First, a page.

Newman FIFO fight splits coalition
■ Nationals leader Terry Redman has accused Colin Barnett of undermining regional development and “screwing” the Pilbara town of Newman in a significant fracturing of the Liberal-Nationals alliance Government.
A furious Mr Redman believes the Premier has ignored the Government’s Pilbara Cities policy by agreeing to extend for 10 years, with a further 15 years of options, a 1600-bed workers’ camp owned by BHP Billiton on the northern fringe of Newman.
Mr Redman says extending the Kurra camp prevents fly-in, fly-out workers from integrating with the Newman community and says it is a blow to the Government’s objectives to grow WA’s north.
Mr Redman said it would not be permitted in WA’s South West and, as Minister for Lands, he was refusing to sign the lease that would give effect to the extension that the Premier had agreed with BHP Billiton under a State Agreement.
“This is a really, really big issue for my (Nationals) team,” Mr Redman said. “I see it as a serious fracturing in the alliance relationship.
“And if we continue to make these decisions, we are undermining in my view the very good work we’ve done in WA through Royalties for Regions. If this (decision) carries out, Newman is screwed. “This is totally wrong.” Mr Barnett declined to comment last weekend.
The Shire of East Pilbara believes there are up to 300 vacant BHP Billiton-owned houses and apartments in Newman.
Mr Redman’s office believes there are about 4100 short-stay accommodation units in the town between mining company-owned work camps and ordinary motel and hotel accommodation.
Newman’s population is about 6000.
The town’s average weekly rent has fallen from a peak of $2200 in 2013 to less than $600 since the middle of this year.
Advertised rental homes have soared from fewer than a dozen to almost 200 over the same period.
In addition, 60 Landcorp housing lots are available and a developer plans to build up to 60 more.
BHP Billiton first applied to have its lease extended by writing to the Department of Lands, for which Mr Redman has ministerial responsibility. But it withdrew the application and instead sought permission under a State Agreement directly with Mr Barnett.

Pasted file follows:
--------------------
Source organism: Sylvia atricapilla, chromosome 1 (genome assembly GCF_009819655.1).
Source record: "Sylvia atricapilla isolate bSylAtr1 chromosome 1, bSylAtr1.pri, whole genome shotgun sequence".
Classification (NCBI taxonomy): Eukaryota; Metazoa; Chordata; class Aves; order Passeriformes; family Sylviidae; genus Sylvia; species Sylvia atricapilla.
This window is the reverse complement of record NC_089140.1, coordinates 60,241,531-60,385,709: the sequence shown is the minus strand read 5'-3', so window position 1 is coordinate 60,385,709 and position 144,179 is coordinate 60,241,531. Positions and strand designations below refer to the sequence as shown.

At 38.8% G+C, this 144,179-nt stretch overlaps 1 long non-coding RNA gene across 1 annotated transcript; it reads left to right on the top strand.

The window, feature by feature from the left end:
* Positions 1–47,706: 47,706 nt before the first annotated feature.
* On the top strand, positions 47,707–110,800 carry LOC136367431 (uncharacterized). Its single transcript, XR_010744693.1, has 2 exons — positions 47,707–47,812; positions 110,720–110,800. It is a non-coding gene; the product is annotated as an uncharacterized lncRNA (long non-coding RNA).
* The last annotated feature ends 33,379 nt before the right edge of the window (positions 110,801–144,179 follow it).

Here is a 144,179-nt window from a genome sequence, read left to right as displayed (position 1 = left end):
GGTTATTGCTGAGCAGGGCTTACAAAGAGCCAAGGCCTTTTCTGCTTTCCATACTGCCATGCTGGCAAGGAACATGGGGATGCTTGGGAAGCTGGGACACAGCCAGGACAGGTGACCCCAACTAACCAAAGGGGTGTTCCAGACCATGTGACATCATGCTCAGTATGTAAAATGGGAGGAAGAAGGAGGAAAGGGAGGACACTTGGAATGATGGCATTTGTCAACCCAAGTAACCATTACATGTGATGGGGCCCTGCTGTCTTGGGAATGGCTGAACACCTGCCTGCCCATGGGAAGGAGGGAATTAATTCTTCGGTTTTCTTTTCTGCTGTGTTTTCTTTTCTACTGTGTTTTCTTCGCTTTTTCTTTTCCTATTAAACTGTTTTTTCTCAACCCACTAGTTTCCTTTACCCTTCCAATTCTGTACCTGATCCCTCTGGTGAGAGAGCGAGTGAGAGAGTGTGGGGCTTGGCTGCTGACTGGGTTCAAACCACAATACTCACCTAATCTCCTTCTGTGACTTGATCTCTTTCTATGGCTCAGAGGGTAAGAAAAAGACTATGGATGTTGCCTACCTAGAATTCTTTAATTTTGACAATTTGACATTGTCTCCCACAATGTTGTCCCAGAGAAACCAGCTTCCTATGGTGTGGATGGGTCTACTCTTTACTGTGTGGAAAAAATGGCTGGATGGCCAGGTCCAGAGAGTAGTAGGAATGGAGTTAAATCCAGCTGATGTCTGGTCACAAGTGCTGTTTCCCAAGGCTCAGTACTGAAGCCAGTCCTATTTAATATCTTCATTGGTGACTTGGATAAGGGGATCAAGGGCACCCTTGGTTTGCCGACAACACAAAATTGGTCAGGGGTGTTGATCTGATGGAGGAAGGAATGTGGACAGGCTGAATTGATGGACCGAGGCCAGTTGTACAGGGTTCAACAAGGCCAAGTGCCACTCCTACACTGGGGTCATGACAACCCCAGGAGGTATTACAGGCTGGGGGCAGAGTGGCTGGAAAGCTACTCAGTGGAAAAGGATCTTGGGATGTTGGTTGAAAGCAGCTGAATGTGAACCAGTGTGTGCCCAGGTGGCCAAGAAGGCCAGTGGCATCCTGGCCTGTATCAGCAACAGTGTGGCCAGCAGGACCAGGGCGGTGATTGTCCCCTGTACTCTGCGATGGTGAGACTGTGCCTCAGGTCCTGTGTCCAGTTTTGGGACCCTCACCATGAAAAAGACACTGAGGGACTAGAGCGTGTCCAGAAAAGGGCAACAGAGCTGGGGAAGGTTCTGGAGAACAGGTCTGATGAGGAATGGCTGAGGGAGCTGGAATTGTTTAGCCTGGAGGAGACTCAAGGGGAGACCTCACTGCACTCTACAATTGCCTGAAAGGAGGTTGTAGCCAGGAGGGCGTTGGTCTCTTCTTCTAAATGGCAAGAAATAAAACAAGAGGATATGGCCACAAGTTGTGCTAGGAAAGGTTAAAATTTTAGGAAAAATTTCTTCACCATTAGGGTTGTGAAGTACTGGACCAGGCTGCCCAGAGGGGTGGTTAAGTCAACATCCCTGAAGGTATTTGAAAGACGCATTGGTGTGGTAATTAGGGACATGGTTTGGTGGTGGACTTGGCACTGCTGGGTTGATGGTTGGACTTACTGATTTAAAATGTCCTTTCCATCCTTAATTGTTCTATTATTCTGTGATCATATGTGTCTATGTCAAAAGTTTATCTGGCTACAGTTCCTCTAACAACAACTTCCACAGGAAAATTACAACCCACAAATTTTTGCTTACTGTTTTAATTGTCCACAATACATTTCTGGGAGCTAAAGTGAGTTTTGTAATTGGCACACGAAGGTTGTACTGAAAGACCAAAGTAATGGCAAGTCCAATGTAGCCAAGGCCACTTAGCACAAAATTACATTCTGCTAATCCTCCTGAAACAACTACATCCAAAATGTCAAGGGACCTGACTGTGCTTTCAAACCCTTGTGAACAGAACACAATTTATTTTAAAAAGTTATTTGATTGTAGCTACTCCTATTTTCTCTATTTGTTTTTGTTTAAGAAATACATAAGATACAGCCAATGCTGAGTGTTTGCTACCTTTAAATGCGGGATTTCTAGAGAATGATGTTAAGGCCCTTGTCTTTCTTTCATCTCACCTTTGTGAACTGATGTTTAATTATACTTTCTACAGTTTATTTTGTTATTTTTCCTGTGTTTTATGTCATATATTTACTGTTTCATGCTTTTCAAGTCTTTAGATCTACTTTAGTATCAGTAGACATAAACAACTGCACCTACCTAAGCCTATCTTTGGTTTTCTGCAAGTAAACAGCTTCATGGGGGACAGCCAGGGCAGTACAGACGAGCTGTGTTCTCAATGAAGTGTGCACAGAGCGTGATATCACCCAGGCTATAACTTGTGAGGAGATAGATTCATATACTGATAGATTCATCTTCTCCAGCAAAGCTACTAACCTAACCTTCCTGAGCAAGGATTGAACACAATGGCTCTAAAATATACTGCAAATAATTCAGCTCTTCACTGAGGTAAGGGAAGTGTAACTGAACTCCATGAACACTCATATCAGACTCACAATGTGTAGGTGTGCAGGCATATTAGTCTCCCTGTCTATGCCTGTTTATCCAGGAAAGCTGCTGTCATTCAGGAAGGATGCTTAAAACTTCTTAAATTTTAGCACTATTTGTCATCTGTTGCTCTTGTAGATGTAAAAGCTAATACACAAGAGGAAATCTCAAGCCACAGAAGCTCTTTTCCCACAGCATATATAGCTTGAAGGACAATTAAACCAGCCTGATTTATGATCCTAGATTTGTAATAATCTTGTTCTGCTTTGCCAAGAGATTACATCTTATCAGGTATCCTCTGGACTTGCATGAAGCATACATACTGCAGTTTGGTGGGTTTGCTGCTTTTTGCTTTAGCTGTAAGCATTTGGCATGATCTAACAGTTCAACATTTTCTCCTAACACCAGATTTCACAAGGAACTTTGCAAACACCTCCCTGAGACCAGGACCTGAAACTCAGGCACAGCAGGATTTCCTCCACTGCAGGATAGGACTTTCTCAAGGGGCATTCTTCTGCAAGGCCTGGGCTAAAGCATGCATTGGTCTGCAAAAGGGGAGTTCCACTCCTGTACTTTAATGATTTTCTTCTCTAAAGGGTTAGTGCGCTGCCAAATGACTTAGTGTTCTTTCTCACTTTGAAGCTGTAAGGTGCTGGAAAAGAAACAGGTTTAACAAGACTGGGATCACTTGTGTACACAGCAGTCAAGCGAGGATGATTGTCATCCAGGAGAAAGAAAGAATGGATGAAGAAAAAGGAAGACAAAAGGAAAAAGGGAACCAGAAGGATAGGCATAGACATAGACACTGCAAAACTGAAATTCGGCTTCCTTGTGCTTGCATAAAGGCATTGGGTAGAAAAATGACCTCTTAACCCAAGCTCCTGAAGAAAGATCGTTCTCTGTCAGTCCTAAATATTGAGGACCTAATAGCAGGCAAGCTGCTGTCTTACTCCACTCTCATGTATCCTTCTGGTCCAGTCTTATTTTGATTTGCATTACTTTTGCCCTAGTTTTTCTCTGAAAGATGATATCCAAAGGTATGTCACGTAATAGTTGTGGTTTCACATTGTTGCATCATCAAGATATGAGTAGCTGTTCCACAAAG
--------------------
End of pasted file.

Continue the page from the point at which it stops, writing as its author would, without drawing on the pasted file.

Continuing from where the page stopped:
Mr Redman as Lands Minister must technically sign off on the lease, which expires on December 31, but has so far refused to do so.
He acknowledged that a refusal to sign the lease could leave the State exposed to legal action from BHP under the State Agreement.
“This is the wrong decision,” Mr Redman said.
“I believe the Premier has got the legal cover to make a harder call, and he’s certainly got the political influence to make a harder call.
“The (Premier’s) call on this is inconsistent with regional development objectives, it’s inconsistent with the Pilbara Cities vision which we laid out as a Government and which he was part of the announcement of.
“We are trying to grow and develop regional WA.
“It would not be acceptable to have a work camp next to any of our bigger regional communities, particularly in the South West. Why should it be acceptable for Newman? Why is Newman any different?
“Why is a State Agreement written in the 1960s delivering this outcome?”
Mr Redman said BHP Billiton wanted to “control its workforce behind a barbed-wire fence” and while it might be efficient for the company, it delivered nothing to the local community.
Nicole Ashby, founder and director of support group FIFO Families, said integrating workers into towns where possible was far preferable to housing them in camps.
“It is absolutely a good idea to integrate people,” she said.
“You feel you are part of the community, especially in a place like Newman which is a small community where there’s an opportunity to connect with others through sporting groups or even spending money in the local economy.”
East Pilbara Shire president Lynne Craigie said the council had supported Kurra when there was a lack of alter native accommodation during the boom, but now that the pressure had eased it agreed that the workers’ camp should be scaled back to 600 beds.
“We are not suggesting BHP should run their business in a way that just props up local accommodation providers, but we would like to see them utilise their own empty houses or redevelop accommodation units in town,” she said.
A BHP Billiton spokesman said it believed the Government had approved the lease extension and the company was “committed to providing quality accommodation for both our residential and FIFO employees”.
“By maintaining a range of accommodation options we are better able to give our workforce a choice to meet their individual needs,” he said.
“We are not prepared to mandate that our FIFO workforce become residentially based, but we will continue to encourage a strong residential presence in Newman.”